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The Effects of Providing Starter Projects in Open-Ended Scratch Activities

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Drag-and-drop learning environments like Alice ( and Scratch ( eliminate syntax errors, making them attractive as ways to introduce programming concepts to students. Alice is closely associated with storytelling, Scratch was designed for creating music videos, and both can be used to create games. Having had students create each kind of project, we began to wonder: Do students learn different things creating games compared to music videos or stories? What programming constructs do students actually use (and hence learn well enough to be able to apply)? To answer these questions, we conducted a quantitative analysis of a collection of over 300 different student projects created using these tools. In examining different kinds of projects, we found significant differences in how frequently the students creating those projects used variables, if statements, loops, and dialog constructs.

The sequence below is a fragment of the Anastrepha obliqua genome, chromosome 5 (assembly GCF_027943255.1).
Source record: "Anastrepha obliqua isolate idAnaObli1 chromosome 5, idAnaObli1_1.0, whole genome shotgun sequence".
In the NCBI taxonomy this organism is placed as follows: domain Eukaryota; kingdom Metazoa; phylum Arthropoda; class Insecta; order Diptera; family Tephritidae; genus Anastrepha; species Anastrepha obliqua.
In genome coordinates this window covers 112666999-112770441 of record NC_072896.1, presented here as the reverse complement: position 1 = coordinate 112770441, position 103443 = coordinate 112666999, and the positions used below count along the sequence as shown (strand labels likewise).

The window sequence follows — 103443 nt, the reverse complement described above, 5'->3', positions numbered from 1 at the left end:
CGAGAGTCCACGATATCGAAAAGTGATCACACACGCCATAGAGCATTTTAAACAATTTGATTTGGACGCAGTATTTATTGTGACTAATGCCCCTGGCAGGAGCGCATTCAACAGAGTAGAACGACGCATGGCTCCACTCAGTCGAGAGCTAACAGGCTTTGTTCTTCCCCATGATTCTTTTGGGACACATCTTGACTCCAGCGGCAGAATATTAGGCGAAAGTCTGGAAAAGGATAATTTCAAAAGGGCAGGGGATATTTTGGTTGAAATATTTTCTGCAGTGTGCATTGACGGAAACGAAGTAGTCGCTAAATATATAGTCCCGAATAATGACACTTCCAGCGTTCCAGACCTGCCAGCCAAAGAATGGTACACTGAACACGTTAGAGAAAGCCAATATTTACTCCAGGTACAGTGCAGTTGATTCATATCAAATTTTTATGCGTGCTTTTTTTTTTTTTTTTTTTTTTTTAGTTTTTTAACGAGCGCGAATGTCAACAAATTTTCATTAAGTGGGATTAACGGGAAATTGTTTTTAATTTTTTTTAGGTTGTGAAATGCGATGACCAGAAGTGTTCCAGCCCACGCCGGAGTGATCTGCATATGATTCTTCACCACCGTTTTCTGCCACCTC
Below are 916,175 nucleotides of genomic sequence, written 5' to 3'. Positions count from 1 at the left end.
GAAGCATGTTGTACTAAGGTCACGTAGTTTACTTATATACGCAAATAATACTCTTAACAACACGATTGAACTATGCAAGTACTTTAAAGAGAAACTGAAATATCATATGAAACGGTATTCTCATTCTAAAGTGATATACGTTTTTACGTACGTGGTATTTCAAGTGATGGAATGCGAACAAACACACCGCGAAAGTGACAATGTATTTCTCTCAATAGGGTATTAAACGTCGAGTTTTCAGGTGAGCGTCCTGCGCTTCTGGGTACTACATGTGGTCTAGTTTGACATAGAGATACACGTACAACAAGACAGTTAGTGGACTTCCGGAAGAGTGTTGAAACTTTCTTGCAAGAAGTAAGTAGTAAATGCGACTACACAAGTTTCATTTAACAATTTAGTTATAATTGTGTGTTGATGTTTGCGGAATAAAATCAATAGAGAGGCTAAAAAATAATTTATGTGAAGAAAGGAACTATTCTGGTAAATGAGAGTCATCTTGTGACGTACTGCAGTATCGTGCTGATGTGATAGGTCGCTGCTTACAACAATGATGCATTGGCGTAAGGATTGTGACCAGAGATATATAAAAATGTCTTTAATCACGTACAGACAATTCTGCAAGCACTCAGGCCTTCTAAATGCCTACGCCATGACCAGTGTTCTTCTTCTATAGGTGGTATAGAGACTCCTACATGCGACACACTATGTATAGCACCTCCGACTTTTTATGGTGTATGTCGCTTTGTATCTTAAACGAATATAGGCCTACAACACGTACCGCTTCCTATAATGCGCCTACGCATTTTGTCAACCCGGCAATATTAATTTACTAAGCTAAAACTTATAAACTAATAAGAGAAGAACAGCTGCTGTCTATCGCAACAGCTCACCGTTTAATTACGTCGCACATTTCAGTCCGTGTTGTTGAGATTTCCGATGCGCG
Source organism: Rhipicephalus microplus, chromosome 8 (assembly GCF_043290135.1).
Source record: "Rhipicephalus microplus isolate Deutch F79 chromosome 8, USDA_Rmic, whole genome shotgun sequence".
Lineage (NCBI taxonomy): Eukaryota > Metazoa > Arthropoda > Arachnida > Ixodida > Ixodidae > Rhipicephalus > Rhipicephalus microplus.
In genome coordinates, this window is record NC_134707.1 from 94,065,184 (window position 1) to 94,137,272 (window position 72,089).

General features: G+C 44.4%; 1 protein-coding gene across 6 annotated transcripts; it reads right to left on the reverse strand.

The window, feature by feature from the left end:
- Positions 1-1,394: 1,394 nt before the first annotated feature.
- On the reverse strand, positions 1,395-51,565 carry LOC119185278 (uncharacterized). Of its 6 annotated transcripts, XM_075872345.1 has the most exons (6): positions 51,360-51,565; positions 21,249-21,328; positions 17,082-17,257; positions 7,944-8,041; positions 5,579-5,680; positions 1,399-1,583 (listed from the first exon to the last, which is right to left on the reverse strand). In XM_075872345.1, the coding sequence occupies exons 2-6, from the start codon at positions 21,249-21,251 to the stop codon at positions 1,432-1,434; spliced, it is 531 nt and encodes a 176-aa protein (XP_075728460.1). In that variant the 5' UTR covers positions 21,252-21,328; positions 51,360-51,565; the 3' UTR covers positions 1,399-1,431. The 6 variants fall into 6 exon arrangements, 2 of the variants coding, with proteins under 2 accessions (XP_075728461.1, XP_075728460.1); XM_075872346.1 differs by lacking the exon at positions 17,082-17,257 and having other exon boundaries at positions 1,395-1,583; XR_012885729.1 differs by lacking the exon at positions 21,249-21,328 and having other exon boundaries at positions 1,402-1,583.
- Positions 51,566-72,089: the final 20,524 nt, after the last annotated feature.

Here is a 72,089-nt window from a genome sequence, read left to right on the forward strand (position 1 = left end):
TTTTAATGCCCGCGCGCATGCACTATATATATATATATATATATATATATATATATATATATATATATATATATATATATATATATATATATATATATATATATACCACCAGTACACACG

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Using the Storytelling Alice programming environment to create computer-animated movies inspires middle school girls' interest in learning to program computers.
This paper presents a general statistical methodology for the analysis of multivariate categorical data involving agreement among more than two observers. Since these situations give rise to very large contingency tables in which most of the observed cell frequencies are zero, procedures based on indicator variables of the raw data for individual subjects are used to generate first-order margins and main diagonal sums from the conceptual multidimensional contingency table. From these quantities, estimates are generated to reflect the strength of an internal majority decision on each subject. Moreover, a subset of observers who demonstrate a high level of interobserver agreement can be identified by using pairwise agreement statistics between each observer and the internal majority standard opinion on each subject. These procedures are all illustrated within the context of a clinical diagnosis example involving seven pathologists.
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